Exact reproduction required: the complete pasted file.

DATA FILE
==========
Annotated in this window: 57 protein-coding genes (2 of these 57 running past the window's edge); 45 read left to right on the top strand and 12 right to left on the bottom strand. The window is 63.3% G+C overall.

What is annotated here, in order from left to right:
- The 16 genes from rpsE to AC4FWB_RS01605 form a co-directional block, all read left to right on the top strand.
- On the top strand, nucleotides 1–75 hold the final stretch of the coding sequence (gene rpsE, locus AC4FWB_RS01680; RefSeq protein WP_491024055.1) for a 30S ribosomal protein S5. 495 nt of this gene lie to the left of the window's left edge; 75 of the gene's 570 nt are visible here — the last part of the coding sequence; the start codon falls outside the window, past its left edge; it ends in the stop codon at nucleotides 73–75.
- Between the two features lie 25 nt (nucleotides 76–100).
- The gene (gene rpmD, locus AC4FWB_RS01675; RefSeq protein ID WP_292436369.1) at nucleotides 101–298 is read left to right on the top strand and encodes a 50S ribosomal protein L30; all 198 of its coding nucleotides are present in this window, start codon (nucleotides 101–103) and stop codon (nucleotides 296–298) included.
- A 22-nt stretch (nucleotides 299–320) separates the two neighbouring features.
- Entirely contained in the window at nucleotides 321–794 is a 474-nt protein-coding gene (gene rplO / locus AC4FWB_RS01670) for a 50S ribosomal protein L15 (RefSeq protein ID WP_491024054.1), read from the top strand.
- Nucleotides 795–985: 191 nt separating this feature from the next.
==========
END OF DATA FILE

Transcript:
Annotated in this window: 57 protein-coding genes (2 of these 57 running past the window's edge); 45 read left to right on the top strand and 12 right to left on the bottom strand. The window is 63.3% G+C overall.

What is annotated here, in order from left to right:
- The 16 genes from rpsE to AC4FWB_RS01605 form a co-directional block, all read left to right on the top strand.
- On the top strand, nucleotides 1–75 hold the final stretch of the coding sequence (gene rpsE, locus AC4FWB_RS01680; RefSeq protein WP_491024055.1) for a 30S ribosomal protein S5. 495 nt of this gene lie to the left of the window's left edge; 75 of the gene's 570 nt are visible here — the last part of the coding sequence; the start codon falls outside the window, past its left edge; it ends in the stop codon at nucleotides 73–75.
- Between the two features lie 25 nt (nucleotides 76–100).
- The gene (gene rpmD, locus AC4FWB_RS01675; RefSeq protein ID WP_292436369.1) at nucleotides 101–298 is read left to right on the top strand and encodes a 50S ribosomal protein L30; all 198 of its coding nucleotides are present in this window, start codon (nucleotides 101–103) and stop codon (nucleotides 296–298) included.
- A 22-nt stretch (nucleotides 299–320) separates the two neighbouring features.
- Entirely contained in the window at nucleotides 321–794 is a 474-nt protein-coding gene (gene rplO / locus AC4FWB_RS01670) for a 50S ribosomal protein L15 (RefSeq protein ID WP_491024054.1), read from the top strand.
- Nucleotides 795–985: 191 nt separating this feature from the next.